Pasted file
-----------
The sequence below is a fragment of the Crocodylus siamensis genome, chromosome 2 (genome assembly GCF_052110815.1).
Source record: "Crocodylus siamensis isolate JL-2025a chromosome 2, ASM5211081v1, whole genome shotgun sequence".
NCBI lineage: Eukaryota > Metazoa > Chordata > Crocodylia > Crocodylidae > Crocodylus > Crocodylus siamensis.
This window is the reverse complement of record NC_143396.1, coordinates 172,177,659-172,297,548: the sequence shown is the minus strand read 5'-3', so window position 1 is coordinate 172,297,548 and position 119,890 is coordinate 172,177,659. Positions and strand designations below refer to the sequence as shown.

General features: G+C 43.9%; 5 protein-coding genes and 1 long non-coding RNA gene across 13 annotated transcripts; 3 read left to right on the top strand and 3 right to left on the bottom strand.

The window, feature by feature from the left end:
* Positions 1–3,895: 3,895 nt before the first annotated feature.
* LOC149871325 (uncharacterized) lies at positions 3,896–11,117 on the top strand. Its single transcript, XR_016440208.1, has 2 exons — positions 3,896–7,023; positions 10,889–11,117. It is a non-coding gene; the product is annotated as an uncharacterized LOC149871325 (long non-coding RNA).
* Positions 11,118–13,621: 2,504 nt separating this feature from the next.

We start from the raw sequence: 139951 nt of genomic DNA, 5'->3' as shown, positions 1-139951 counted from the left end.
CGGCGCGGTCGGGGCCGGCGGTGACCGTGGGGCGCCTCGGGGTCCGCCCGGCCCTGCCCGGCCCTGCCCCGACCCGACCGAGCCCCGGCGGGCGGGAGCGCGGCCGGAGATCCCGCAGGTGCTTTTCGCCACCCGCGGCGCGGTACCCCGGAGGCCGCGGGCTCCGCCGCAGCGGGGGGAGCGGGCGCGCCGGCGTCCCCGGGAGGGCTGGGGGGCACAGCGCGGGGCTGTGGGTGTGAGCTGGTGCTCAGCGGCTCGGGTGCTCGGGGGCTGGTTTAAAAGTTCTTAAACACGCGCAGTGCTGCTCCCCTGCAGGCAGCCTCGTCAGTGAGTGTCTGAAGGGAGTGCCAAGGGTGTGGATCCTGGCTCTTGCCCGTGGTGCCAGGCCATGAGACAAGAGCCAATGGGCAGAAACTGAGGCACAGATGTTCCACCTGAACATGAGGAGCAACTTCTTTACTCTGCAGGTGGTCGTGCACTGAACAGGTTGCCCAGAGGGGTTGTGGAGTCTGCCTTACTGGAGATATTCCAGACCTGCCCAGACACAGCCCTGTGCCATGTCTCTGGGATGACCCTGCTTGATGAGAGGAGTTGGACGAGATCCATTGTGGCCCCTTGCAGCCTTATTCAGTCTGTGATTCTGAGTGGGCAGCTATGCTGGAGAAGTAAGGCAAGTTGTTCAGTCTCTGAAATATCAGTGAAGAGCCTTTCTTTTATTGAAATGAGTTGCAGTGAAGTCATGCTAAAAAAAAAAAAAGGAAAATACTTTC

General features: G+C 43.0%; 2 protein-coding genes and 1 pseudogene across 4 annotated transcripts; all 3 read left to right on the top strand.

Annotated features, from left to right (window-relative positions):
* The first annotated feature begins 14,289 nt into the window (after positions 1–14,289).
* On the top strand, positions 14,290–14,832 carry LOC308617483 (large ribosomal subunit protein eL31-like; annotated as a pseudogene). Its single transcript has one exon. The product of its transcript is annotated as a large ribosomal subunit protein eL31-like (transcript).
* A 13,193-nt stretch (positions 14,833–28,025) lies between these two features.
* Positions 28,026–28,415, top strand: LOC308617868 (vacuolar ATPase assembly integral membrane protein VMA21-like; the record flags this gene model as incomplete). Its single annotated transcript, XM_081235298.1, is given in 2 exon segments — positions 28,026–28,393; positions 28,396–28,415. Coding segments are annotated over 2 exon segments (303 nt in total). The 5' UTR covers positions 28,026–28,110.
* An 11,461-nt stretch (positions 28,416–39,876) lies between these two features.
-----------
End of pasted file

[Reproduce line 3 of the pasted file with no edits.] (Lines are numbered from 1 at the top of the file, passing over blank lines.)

NCBI lineage: Eukaryota > Metazoa > Chordata > Crocodylia > Crocodylidae > Crocodylus > Crocodylus siamensis.